A Constant State of Beta

“When was the last time you lied to somebody?”

I got asked this question during an icebreaker at the start of the Enterprise Digital Summit last week. I won’t tell you the answer. You’ll have to ask my colleague Sukhvir who was doing the exercise with me.

I had a great time at #EntDigi. These were my highlights:

  • Shared consciousness. The US military uses this expression to describe the information shared with junior staff that, in the past, only senior staff would get. Christopher Fussell, former SEAL turned business consultant, mentioned it in his keynote. This kind of sharing guarantees that everyone has access to the same info and is therefore able to get their head around sensitive missions faster. I like the sound of the word consciousness. I like the idea that communication is more than pieces of text or a five-minute video. It’s a state of being. Employees get to share the same perception of where the organisation is going….
  • Is group chat making you sweat? If you are using Whatsapp for work, you will know what I mean. Richard Hughes of Broadvision had the following quote on one of his slides:

“Group chat is like being in an all-day meeting with random participants and no agenda”. A chat without purpose can be distractive and become a burden. However, if your staff is disenchanted with Whatsapp… don’t despair. Treat this as an opportunity. Study their behaviour. Understand what they like and don’t like about group chat and explore a better, more appropriate channel.

  • Constant state of beta. One of the learnings that Hans-Jürgen Sturm of Amadeus IT got from introducing an enterprise social network is the need to explain to staff that from now on they will have to live in a constant state of beta…. Which can be a problem for some. In the past, IT tools that would stay the same for years. Not any more.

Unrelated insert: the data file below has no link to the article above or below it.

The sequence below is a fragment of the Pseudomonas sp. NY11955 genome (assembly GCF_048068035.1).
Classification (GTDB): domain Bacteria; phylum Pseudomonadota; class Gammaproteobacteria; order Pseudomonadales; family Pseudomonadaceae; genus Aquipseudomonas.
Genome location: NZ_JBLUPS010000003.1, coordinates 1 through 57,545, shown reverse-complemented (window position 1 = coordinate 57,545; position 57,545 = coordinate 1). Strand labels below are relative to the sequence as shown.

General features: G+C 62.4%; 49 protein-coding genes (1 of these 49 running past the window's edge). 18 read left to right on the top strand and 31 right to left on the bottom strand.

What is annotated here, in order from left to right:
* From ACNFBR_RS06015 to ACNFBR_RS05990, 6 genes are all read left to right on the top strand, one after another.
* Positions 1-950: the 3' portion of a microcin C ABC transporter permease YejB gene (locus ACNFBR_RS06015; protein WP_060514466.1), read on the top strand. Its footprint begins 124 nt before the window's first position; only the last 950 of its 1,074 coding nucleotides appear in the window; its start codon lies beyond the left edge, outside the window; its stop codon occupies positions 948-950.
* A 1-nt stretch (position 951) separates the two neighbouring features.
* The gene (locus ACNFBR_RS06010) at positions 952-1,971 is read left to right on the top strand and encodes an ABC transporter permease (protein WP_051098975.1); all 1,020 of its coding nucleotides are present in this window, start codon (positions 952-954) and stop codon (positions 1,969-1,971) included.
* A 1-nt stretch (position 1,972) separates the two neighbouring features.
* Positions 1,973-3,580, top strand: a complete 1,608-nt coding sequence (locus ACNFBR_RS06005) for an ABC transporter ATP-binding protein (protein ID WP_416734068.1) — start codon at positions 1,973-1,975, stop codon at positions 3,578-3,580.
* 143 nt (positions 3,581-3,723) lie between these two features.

• People want permanence. Robin Riley of the UK Ministry of Defence mentioned a similar challenge. He noticed while introducing their ESN that “people want certainty over platforms or may not commit”. These days, tools are constantly evolving so staff has to get used to a certain level of uncertainty.

One way to give them a sense of continuity is to present collaboration not as a tool but as an evolving ecosystem. Focus on the dynamic of sharing information, on how much easier it makes work and people will understand that a platform needs to evolve.

  • A one-note song. This is how measuring employee engagement sounds to Jennifer Moss of Plasticity Labs. After having overcome a major crisis in her private life by practising gratitude (write down every day three things you are grateful for!), Jennifer set up a consultancy that focuses on the roots of engagement and measures happiness in organisations.

Given that the average person spends some 90,000 hours at work during their life time, this approach is well worth the effort. Also because… millennials will stay in a job only if they love it (50% vs. 35% of Boomers). According to Jennifer, they usually give a job one year to 18 months…and if they don’t love it, they leave. Other reasons for millennials to stay include purpose (#1 reason), liking their boss and having friends at work as well as getting immediate feedback.

  • Replacing surveys with downloads. My colleagues Stuart and Matt ran a table discussion and mentioned that the success of transformation programs these days is no longer measured by pulse surveys but rather by analysing how many times an employee has downloaded and interacted with an app that provides information about the program and engages them with different techniques like gamification and crowdsourcing. Matt also talked about corporate learning programs becoming more and more like Netflix. It is the system that suggests to us which courses to take based on the ones we have taken in the past… like choosing which series to watch on Netflix.

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